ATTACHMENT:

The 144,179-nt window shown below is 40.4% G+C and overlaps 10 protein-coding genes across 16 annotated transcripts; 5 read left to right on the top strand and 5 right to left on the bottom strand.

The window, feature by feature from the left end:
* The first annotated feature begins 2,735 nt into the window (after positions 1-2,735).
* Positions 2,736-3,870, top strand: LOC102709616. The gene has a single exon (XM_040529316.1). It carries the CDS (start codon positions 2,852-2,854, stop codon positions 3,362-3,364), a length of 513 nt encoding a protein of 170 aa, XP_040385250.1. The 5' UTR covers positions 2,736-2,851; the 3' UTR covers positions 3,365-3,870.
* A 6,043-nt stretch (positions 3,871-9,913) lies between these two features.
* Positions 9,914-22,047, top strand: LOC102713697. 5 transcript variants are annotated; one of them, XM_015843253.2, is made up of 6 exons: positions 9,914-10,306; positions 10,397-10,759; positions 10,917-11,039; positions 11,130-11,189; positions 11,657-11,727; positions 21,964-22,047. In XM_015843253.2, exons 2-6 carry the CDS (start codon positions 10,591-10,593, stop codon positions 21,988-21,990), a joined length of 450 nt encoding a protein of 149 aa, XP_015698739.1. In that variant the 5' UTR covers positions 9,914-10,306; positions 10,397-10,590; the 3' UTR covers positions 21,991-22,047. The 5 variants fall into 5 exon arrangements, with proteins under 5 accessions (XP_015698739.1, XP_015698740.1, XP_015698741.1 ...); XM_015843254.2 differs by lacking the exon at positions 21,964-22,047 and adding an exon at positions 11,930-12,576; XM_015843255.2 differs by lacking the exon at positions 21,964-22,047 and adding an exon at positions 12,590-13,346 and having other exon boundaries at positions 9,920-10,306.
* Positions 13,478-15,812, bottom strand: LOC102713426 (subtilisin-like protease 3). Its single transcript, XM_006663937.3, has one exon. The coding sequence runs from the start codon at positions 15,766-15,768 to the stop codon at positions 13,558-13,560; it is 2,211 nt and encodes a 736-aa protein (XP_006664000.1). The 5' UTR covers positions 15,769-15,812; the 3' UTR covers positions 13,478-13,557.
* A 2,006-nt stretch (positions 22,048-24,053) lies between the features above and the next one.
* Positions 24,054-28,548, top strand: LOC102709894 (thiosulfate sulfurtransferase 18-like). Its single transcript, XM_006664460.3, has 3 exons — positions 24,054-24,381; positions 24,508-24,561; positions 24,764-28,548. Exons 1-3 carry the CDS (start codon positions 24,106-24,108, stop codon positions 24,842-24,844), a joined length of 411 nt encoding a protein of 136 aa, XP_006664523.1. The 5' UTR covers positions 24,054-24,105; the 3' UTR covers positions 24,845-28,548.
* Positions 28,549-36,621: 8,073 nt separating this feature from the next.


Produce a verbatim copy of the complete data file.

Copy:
The 144,179-nt window shown below is 40.4% G+C and overlaps 10 protein-coding genes across 16 annotated transcripts; 5 read left to right on the top strand and 5 right to left on the bottom strand.

The window, feature by feature from the left end:
* The first annotated feature begins 2,735 nt into the window (after positions 1-2,735).
* Positions 2,736-3,870, top strand: LOC102709616. The gene has a single exon (XM_040529316.1). It carries the CDS (start codon positions 2,852-2,854, stop codon positions 3,362-3,364), a length of 513 nt encoding a protein of 170 aa, XP_040385250.1. The 5' UTR covers positions 2,736-2,851; the 3' UTR covers positions 3,365-3,870.
* A 6,043-nt stretch (positions 3,871-9,913) lies between these two features.
* Positions 9,914-22,047, top strand: LOC102713697. 5 transcript variants are annotated; one of them, XM_015843253.2, is made up of 6 exons: positions 9,914-10,306; positions 10,397-10,759; positions 10,917-11,039; positions 11,130-11,189; positions 11,657-11,727; positions 21,964-22,047. In XM_015843253.2, exons 2-6 carry the CDS (start codon positions 10,591-10,593, stop codon positions 21,988-21,990), a joined length of 450 nt encoding a protein of 149 aa, XP_015698739.1. In that variant the 5' UTR covers positions 9,914-10,306; positions 10,397-10,590; the 3' UTR covers positions 21,991-22,047. The 5 variants fall into 5 exon arrangements, with proteins under 5 accessions (XP_015698739.1, XP_015698740.1, XP_015698741.1 ...); XM_015843254.2 differs by lacking the exon at positions 21,964-22,047 and adding an exon at positions 11,930-12,576; XM_015843255.2 differs by lacking the exon at positions 21,964-22,047 and adding an exon at positions 12,590-13,346 and having other exon boundaries at positions 9,920-10,306.
* Positions 13,478-15,812, bottom strand: LOC102713426 (subtilisin-like protease 3). Its single transcript, XM_006663937.3, has one exon. The coding sequence runs from the start codon at positions 15,766-15,768 to the stop codon at positions 13,558-13,560; it is 2,211 nt and encodes a 736-aa protein (XP_006664000.1). The 5' UTR covers positions 15,769-15,812; the 3' UTR covers positions 13,478-13,557.
* A 2,006-nt stretch (positions 22,048-24,053) lies between the features above and the next one.
* Positions 24,054-28,548, top strand: LOC102709894 (thiosulfate sulfurtransferase 18-like). Its single transcript, XM_006664460.3, has 3 exons — positions 24,054-24,381; positions 24,508-24,561; positions 24,764-28,548. Exons 1-3 carry the CDS (start codon positions 24,106-24,108, stop codon positions 24,842-24,844), a joined length of 411 nt encoding a protein of 136 aa, XP_006664523.1. The 5' UTR covers positions 24,054-24,105; the 3' UTR covers positions 24,845-28,548.
* Positions 28,549-36,621: 8,073 nt separating this feature from the next.